Massachusetts has the highest percentage of Jews outside the tristate New York area, and its Jewish community is known as one of the most politically active in the country. So, as the state’s Democrats get ready to select their replacement for the late Senator Edward Kennedy, why is the Jewish voice barely heard?
“The Jewish community’s all over the place,” said one Boston Jewish political veteran, who spoke on the condition of anonymity. “There’s a certain recalibrating and regrouping going on now.”
That is because missing from the election are several well-known Jewish lawmakers, fundraisers and liaisons. They include Steve Grossman, former president of the American Israel Public Affairs Committee and former chairman of the Democratic National Committee, who is running for state treasurer. Two senior Jewish Democratic fundraisers have been nominated by the Obama administration to serve as ambassadors: Barry White, who is already in Norway, and Alan Solomont, who has yet to be confirmed as the envoy to Spain. And Cameron Kerry, the Jewish brother of Senator John Kerry, is now general counsel of the Commerce Department in Washington.
Many of the candidates most familiar to the Jewish community — such as Reps. Barney Frank and Ed Markey — decided against running for Kennedy’s seat, opting to keep their seniority in the House of Representatives.
That has left a fundraising and outreach vacuum within Massachusetts Jewish circles.
“You lose a bunch of guys like that, it does have an impact,” said Ira Forman, executive director of the National Jewish Democratic Council.
Massachusetts Democrats will go to the polls December 8. State Attorney General Martha Coakley is considered the favorite for the party’s nomination, having garnered more than a 20-point lead in the latest Boston Globe poll. Her biggest challenge comes from Rep. Michael Capuano. Both enjoy some support within the Jewish community, as do Boston Celtics co-owner Stephen Pagliuca and Alan Khazei, co-founder and former CEO of City Year, a community service philanthropy.
Some Boston donors have been looking to Boston City Council President Mike Ross, who has been raising funds in the Jewish community for Capuano and who organized and penned a letter of support to more than 40 Jewish leaders in the state.
“He’s the only tested congressional voice,” Ross said of Capuano. “He’s been a staunch advocate for Israel. His support of aid to Israel is unshakable, unquestionable.”
Capuano was one of 41 congressional candidates to receive an endorsement last year from the political action committee of J Street, the dovish pro-Israel group. While the endorsement was not very controversial at the time, it could raise eyebrows now, because J Street has been accused of being too critical of the Gaza military operation and Israeli settlement expansion.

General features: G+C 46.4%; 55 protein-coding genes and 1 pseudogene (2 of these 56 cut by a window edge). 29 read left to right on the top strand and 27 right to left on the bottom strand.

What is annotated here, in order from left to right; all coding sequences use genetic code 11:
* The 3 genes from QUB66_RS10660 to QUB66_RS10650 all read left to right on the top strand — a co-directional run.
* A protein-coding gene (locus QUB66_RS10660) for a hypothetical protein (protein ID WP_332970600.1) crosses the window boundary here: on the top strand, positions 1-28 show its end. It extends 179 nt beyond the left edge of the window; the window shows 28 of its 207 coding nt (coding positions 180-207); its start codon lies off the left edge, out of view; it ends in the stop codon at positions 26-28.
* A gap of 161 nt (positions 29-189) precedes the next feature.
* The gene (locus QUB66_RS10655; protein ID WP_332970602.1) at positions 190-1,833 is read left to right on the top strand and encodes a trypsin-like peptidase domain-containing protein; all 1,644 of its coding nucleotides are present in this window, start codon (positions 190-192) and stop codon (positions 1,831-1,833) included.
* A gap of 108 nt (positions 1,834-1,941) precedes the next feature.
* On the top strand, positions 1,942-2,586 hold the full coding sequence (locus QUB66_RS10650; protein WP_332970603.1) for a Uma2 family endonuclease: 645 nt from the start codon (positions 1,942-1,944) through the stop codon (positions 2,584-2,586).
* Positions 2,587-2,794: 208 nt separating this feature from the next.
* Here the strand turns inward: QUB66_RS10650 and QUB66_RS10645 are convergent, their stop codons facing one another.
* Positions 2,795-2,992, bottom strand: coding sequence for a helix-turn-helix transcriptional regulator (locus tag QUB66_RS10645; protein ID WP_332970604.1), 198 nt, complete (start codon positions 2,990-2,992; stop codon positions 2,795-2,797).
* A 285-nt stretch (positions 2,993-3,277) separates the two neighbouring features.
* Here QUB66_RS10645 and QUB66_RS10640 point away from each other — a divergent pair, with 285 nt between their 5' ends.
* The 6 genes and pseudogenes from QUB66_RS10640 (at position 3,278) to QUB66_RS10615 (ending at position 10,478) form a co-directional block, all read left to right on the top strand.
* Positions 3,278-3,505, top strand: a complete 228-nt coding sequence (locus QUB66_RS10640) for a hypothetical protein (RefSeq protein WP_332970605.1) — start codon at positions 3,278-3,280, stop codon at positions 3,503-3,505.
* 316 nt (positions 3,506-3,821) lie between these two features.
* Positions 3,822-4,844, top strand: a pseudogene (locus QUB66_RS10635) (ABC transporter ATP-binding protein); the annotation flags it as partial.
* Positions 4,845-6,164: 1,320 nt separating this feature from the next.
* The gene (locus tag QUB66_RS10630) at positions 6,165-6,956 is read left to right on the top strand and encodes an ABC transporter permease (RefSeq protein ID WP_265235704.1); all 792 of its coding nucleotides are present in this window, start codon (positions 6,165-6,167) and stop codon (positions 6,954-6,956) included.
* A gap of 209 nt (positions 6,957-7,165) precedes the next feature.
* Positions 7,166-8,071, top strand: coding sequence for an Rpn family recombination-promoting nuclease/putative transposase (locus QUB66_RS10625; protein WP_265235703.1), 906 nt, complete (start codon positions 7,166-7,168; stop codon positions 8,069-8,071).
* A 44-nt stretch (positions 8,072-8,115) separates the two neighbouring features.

Capuano also voted against the Iraq War in 2002. But in Massachusetts, he is best known for a strong stand against efforts to divest from Israel in Somerville, where he is a former mayor.
Coakley has also been receiving Jewish support, analysts said, including some from the criminal justice community and among women. The Anti-Defamation League honored Coakley in 2007, and in October she touted efforts to crack down on butcher shops that were falsely advertising themselves as kosher. She also won over some liberals by announcing earlier in November that she opposed the House of Representatives’ health care legislation because it restricted access to abortion.
Coakley is relatively new as a statewide figure. But she is well known as the prosecutor in the 1997 case of Louise Woodward, the British au pair accused of shaking an 8-month-old boy to death. Coakley’s team achieved a second-degree murder conviction that was reduced to manslaughter by the judge.
Coakley’s campaign has been characterized as cautious, with an unwillingness to risk the formidable lead she has amassed. That has given people few insights into the candidate.
Khazei has received some Jewish backing through his associations with Michael Brown, co-founder and CEO of City Year, and Jeffrey Swartz, president and CEO of Timberland.
“One of the problems in this race is, there aren’t huge differences [between the candidates] in terms of policy,” said Nancy Kaufman, executive director of the Jewish Community Relations Council of Greater Boston, which does not endorse candidates. “It’s more about personality.”
The winner will most likely face Scott Brown, a state senator running with marginal opposition in the Republican primary. GOP Jewish leaders said they held out little hope of winning the seat, now being held on an interim basis by Paul Kirk, Kennedy confidant and former DNC chairman. A Suffolk University poll in November found Brown losing to each of the Democratic candidates, except for Khazei.
Kennedy was a champion for many of the issues that Jews cared about in Massachusetts, and Kaufman acknowledged that the eventual Senate winner will have a difficult task filling those shoes. “Whoever does it, and we have a terrific field of candidates, it’s going to take awhile,” she said. “Everyone’s aware of that, and there’ll probably be more time to get up to speed.”
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